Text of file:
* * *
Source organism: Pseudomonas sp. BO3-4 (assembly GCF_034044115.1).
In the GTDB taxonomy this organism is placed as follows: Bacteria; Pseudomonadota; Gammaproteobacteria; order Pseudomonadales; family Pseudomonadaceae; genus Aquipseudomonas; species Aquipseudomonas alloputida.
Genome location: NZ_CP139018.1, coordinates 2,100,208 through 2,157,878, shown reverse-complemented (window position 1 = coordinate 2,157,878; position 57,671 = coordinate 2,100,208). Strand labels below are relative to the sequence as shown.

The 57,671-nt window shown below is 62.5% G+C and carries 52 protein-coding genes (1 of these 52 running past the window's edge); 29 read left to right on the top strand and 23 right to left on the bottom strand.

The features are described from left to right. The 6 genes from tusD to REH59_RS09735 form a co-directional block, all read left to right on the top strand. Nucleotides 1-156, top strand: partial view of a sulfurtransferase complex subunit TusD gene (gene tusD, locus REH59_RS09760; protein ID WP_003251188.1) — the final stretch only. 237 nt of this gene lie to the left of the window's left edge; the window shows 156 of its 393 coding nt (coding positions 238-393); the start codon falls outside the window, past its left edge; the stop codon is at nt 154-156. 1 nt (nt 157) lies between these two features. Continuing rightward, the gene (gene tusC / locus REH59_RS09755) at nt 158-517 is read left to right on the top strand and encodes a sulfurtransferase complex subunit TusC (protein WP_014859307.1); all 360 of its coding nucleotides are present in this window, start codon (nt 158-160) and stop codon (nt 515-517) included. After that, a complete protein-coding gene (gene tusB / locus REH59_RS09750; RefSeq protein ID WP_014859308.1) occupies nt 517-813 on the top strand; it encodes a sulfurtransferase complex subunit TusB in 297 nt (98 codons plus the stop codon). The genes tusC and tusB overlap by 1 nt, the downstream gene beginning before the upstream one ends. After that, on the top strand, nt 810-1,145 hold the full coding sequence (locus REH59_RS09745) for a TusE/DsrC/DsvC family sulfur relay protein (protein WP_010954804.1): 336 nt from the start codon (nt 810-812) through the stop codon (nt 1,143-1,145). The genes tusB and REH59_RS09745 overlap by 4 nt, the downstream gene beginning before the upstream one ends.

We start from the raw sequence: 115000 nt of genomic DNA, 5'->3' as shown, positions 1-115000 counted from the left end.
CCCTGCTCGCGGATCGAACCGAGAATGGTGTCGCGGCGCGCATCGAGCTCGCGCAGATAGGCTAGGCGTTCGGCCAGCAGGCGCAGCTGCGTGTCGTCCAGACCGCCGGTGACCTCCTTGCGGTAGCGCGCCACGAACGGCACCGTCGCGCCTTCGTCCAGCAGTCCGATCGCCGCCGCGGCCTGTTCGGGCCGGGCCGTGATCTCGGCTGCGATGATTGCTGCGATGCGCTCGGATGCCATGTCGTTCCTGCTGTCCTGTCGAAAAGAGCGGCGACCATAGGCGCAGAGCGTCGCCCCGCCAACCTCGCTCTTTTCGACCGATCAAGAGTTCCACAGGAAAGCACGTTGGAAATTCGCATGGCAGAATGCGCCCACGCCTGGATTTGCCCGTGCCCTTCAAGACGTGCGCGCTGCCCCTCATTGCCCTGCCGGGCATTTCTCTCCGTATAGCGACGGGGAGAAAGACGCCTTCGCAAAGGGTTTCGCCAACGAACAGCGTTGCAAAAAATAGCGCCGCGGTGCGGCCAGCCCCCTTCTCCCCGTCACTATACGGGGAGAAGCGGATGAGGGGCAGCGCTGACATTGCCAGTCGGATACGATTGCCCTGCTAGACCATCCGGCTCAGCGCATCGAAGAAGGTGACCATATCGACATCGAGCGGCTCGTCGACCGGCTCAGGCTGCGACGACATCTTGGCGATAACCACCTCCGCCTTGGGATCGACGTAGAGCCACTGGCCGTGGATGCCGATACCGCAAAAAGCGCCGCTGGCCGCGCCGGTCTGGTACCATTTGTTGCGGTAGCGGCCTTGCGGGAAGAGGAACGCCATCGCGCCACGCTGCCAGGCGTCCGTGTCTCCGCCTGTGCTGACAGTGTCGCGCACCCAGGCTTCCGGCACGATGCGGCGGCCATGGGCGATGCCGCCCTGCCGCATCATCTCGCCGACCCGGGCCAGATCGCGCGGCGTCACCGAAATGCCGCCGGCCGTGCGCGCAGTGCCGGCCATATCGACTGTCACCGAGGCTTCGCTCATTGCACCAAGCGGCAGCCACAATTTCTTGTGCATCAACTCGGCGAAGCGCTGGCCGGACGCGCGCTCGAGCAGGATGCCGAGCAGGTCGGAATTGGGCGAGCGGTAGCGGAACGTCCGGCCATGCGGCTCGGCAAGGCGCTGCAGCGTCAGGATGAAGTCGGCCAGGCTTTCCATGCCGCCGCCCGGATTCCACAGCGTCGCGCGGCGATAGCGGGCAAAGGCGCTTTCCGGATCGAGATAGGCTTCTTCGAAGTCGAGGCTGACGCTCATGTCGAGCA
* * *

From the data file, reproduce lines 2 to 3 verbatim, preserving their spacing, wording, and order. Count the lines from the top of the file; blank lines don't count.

In the GTDB taxonomy this organism is placed as follows: Bacteria; Pseudomonadota; Gammaproteobacteria; order Pseudomonadales; family Pseudomonadaceae; genus Aquipseudomonas; species Aquipseudomonas alloputida.
Genome location: NZ_CP139018.1, coordinates 2,100,208 through 2,157,878, shown reverse-complemented (window position 1 = coordinate 2,157,878; position 57,671 = coordinate 2,100,208). Strand labels below are relative to the sequence as shown.